In addition to the square footage, it is better to utilize standard rules of thumb to determine the differences.
Add 2% for a room with an ensuite bathroom. This would add $60 per month to a $3,000 apartment. For walk-in closets, simply double the total square footage of each bedroom by the total square footage of all bedrooms. Other things to consider for each private room include a fireplace, a view, and exposed masonry. Add 1% to these figures. This is $30 if the rental unit is $3,000 per month.
The Security Deposit
In order to manage the security deposit, each roommate should contribute the same amount before or at the lease signing. When it’s time to leave, this money should be redistributed equitably. This technique may become complex if the landlord decides to retain a portion of the security deposit due to one roommate’s damages or if one person moves out and the other finds a new roommate. If your roommate caused damage to the apartment, you have the right to ask them to reimburse you for half of the security deposit.
Consider sharing the utility bills equally. This is the most common choice because it is difficult to distinguish between roommates’ utility usage. Some homes opt to split utility costs based on each roommate’s income. In this instance, the roommate who earns more is expected to give slightly more. Another possibility is for the roommate with the larger room to offset some of the utility bills. So they pay a bit more for the benefits of a nicer bedroom.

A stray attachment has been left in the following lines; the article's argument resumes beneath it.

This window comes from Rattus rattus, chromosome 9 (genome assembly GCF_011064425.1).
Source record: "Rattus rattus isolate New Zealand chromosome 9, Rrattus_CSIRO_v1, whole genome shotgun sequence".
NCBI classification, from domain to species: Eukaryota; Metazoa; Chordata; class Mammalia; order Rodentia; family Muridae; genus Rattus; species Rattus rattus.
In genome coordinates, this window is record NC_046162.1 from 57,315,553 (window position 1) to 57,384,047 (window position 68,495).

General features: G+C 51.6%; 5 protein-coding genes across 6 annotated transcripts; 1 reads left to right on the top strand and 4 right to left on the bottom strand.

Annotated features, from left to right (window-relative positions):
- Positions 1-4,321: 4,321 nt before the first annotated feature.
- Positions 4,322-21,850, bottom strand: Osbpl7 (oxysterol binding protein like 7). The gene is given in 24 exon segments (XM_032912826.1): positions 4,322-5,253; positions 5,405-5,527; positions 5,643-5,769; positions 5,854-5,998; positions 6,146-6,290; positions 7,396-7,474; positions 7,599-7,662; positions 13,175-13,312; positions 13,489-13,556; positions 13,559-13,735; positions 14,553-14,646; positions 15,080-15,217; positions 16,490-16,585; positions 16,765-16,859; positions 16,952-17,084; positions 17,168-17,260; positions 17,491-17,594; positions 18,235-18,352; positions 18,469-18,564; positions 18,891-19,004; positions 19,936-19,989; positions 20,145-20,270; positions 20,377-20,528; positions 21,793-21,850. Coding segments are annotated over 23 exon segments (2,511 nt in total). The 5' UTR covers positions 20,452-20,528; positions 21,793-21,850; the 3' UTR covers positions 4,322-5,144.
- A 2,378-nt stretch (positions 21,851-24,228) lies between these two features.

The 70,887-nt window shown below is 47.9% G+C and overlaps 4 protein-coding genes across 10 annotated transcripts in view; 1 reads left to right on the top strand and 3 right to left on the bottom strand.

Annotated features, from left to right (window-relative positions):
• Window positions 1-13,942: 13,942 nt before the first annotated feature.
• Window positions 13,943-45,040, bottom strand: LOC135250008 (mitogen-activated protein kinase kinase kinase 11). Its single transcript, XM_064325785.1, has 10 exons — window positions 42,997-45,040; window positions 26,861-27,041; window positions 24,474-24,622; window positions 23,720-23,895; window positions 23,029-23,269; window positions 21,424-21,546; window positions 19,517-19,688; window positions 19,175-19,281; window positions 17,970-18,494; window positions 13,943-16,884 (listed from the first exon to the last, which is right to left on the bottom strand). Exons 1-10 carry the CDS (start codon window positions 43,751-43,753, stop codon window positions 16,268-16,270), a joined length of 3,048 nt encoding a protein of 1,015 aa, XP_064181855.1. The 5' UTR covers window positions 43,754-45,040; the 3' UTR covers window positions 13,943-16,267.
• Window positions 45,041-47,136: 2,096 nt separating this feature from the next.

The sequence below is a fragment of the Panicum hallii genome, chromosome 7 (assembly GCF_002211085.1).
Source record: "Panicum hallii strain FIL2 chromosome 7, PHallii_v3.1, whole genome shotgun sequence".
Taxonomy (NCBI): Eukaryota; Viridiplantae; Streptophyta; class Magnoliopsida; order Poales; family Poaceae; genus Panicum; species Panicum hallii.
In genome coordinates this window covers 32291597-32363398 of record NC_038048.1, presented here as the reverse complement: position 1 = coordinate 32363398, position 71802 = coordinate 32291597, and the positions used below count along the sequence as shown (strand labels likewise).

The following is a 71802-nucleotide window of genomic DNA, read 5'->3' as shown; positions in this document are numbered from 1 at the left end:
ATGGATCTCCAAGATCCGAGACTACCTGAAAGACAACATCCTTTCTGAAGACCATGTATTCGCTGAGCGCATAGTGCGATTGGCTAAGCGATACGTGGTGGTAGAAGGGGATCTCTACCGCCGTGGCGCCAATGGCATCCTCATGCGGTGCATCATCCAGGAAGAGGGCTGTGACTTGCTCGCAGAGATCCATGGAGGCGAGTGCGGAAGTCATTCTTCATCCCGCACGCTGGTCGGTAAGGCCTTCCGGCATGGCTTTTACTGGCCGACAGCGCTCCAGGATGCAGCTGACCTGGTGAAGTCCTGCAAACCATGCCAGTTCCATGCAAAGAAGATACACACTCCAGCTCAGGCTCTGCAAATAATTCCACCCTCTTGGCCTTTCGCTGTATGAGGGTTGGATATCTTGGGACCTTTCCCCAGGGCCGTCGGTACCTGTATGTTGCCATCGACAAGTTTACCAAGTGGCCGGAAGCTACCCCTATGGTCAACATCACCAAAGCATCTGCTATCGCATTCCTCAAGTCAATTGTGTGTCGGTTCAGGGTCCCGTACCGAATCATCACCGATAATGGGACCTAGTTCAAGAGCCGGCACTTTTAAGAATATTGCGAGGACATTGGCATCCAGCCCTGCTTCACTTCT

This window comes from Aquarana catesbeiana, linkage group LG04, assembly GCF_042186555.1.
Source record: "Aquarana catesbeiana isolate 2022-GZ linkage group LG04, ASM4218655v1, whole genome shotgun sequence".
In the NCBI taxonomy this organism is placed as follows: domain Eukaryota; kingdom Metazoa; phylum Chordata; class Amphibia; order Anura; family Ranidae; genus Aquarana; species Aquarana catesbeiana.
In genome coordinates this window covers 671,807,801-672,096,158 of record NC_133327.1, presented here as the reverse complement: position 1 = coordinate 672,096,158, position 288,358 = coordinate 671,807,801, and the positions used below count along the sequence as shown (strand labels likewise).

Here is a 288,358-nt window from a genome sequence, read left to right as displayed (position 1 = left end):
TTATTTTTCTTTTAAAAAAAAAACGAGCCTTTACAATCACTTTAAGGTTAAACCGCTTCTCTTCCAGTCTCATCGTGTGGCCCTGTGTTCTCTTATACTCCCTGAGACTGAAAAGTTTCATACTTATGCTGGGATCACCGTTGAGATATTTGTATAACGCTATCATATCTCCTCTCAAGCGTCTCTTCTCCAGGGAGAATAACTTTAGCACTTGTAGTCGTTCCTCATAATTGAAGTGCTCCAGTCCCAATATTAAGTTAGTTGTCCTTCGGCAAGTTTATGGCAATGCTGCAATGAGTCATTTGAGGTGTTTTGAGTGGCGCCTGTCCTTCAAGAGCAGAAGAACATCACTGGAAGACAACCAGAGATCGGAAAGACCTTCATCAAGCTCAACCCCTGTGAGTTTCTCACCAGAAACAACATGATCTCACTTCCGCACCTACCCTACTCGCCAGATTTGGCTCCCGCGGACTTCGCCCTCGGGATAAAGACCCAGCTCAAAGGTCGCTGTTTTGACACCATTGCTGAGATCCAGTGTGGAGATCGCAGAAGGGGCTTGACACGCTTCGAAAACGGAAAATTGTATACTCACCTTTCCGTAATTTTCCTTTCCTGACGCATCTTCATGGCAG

Get It in Writing
Once you’ve agreed on how to share the bills, make sure you get it in writing. A formal contract is desirable, but an email can also work. A written agreement prevents future miscommunication and serves as a guide for a new roommate.
Identify Potential Variables
When splitting bills with roommates, it is necessary to examine all possible eventualities. What if one of your roommates takes an extended vacation and sublets their room? It’s critical to discuss such circumstances and agree on what to do if they emerge.
Use Roommate Apps to Track Spending
Apps can help you and your roommates manage the bills that come with living in a rental home. A few possible apps could be, Zently, SettleUp, IOU, Homeslice, Venmo, or Splitwise.
While roommate expenses can save you a lot of money, there are some goods you will want to buy separately:
Furniture and other household things: Sharing the expense of a new couch may seem easy, but when it comes time to move out, it may be challenging to decide who gets it. It would be best if you also bought TVs, appliances, gadgets, and utensils separately to avoid ownership concerns when you move out.
Grocery shopping: If your roommates have diverse food patterns, shopping alone or using two separate carts is easier.
Apartment sharing isn’t always straightforward, but it has its advantages. It allows you to save money and live in a nicer place than living alone. However, it is crucial to split the rent, utilities, and other expenditures reasonably to keep your roommates happy. You can either create a formal agreement or utilize one of the various applications available to share the bills among you.